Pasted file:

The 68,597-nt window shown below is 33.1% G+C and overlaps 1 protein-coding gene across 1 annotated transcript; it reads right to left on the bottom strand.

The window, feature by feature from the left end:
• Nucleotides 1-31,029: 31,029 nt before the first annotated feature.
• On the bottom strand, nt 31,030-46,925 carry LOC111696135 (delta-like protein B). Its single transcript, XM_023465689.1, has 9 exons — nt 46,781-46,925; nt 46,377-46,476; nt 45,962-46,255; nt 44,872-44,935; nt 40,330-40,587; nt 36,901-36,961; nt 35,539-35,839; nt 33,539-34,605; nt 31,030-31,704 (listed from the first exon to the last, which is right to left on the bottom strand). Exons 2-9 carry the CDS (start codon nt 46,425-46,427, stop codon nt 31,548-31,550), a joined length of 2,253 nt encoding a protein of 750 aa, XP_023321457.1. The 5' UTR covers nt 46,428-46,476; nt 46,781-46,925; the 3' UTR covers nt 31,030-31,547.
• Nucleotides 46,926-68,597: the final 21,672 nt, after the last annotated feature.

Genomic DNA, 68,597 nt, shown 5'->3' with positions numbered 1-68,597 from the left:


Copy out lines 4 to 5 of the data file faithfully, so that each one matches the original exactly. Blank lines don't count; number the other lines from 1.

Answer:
• On the bottom strand, nt 31,030-46,925 carry LOC111696135 (delta-like protein B). Its single transcript, XM_023465689.1, has 9 exons — nt 46,781-46,925; nt 46,377-46,476; nt 45,962-46,255; nt 44,872-44,935; nt 40,330-40,587; nt 36,901-36,961; nt 35,539-35,839; nt 33,539-34,605; nt 31,030-31,704 (listed from the first exon to the last, which is right to left on the bottom strand). Exons 2-9 carry the CDS (start codon nt 46,425-46,427, stop codon nt 31,548-31,550), a joined length of 2,253 nt encoding a protein of 750 aa, XP_023321457.1. The 5' UTR covers nt 46,428-46,476; nt 46,781-46,925; the 3' UTR covers nt 31,030-31,547.
• Nucleotides 46,926-68,597: the final 21,672 nt, after the last annotated feature.